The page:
The first couple of months were hardest because I would constantly get, like, hate mail. [laughs] Which is so stupid! “You really want to take time out of your day to send somebody hate mail over a fucking free comic? Okay.” But it was all the time, from all different places. And I pretty much told myself that I wasn’t going to interact with the fans. The only way for me to really see what people think of the comic is to [read the comments] on GoComics and I have made a habit of not reading the comment section. And [reading the comments section is] a part of being on the internet! But I [could] already tell that there was no reason for me to be on there. There’s no way for me to actually interact with the readers without also having to expose myself to the hate at the same time, so I just said, “I just won’t look at all, then!” [My husband] actually goes through the comments and tell me if there’s something interesting.

It’s very weird considering that, with traditional comic books, someone can be like “Oh yeah, I read it because someone recommended the book to me” or “I got it from the library” or “I bought it.” There are so many different ways for people to read my other stuff, and there’s really only a few ways to read Heart of the City and that’s GoComics or your local newspaper. I’m looking forward to when it gets collected because then I’ll actually be able to find out what people think who aren’t just GoComics commenters.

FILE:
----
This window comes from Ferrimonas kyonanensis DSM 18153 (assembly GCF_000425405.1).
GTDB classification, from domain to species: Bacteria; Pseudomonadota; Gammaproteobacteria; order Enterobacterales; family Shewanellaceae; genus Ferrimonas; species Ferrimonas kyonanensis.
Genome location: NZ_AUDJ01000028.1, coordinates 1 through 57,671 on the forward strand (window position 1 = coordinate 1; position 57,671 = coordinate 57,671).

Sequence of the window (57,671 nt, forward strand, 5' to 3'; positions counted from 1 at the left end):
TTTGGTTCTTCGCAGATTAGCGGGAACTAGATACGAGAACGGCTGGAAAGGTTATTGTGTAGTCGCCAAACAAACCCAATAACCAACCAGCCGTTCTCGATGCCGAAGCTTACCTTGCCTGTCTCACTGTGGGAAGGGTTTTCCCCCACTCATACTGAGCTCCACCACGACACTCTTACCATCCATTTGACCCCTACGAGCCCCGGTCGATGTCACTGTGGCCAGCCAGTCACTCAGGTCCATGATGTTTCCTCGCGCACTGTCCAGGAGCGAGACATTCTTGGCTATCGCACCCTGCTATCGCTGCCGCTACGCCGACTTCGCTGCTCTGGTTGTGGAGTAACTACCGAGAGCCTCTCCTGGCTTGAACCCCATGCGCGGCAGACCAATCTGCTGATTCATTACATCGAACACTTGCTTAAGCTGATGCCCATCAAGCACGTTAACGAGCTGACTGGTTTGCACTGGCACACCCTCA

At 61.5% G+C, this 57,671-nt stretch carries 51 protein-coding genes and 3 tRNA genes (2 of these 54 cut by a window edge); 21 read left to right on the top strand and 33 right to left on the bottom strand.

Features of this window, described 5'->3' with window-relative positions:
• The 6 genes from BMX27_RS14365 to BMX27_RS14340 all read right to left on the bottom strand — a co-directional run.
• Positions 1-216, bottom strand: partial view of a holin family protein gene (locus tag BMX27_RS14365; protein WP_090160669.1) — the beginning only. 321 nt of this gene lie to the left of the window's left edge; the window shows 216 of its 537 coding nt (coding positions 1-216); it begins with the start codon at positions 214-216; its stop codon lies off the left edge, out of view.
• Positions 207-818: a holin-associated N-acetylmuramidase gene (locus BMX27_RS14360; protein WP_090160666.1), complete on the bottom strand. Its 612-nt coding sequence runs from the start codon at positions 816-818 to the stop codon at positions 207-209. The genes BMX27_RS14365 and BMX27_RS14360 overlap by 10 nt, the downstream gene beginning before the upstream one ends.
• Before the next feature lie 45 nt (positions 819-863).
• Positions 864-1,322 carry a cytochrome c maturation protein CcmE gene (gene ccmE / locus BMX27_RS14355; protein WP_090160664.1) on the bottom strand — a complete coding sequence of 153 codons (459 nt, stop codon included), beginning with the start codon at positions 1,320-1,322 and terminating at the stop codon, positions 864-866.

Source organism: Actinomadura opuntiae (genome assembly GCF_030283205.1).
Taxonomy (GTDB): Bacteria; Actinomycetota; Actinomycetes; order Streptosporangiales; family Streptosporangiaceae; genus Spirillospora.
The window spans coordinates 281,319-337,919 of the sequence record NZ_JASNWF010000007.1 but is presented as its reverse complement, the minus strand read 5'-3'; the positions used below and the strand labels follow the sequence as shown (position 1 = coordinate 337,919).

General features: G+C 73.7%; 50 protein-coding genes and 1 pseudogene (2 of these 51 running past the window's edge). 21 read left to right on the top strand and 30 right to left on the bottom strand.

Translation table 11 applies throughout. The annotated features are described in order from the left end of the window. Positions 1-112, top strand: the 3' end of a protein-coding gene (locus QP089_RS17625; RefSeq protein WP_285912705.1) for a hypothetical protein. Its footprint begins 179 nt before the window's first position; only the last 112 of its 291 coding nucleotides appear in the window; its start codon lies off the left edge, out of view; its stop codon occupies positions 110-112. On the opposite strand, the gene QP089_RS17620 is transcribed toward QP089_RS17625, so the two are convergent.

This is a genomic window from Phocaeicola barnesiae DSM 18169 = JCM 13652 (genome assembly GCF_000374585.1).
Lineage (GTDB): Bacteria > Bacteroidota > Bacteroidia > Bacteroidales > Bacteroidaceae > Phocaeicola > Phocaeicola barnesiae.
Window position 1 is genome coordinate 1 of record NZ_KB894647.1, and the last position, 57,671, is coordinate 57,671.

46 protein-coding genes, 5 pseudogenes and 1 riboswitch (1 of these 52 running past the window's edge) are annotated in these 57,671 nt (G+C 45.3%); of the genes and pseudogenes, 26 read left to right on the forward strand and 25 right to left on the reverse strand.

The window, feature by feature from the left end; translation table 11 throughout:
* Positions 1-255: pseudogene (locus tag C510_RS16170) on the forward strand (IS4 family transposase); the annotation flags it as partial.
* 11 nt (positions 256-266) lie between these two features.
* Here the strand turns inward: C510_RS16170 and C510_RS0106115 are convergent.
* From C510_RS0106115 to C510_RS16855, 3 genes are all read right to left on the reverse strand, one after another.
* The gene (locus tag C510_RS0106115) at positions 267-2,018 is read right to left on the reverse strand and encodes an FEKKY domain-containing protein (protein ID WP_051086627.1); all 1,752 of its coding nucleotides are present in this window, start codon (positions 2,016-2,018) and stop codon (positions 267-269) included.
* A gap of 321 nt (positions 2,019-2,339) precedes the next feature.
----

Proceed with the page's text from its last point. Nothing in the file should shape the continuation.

Right, because those are the most opinionated people but they’re not the most representative people.

Exactly. And I’m sure there are people out there who are reading Heart relatively regularly and enjoy it, but I wouldn’t know! [laughs] Occasionally I’ll get a tweet that’s like, “I really love this arc!” or I’ll get an email that says “I’ve been reading Heart for years and I really love the direction you’re taking it,” which is really, really nice, but in terms of how much negativity versus how much positivity, it’s still leaning towards more negative, and I think it’s largely because syndicated comics readers are so rigid when it comes to anything new. And a lot of that comes from the fact that syndicated comics artists don’t leave. When you think about single issue comics, you think about “Oh, who’s taking the next arc of Wolverine?” You’re excited for new creators and those new creators do what they must to go back and read back issues to get caught up so they know what to write about. And with syndicated comics, it’s not like that. People do not leave their jobs for, like twenty years because it’s so lucrative! [laughs] It’s a super, super stable job for the amount of work that you put into it.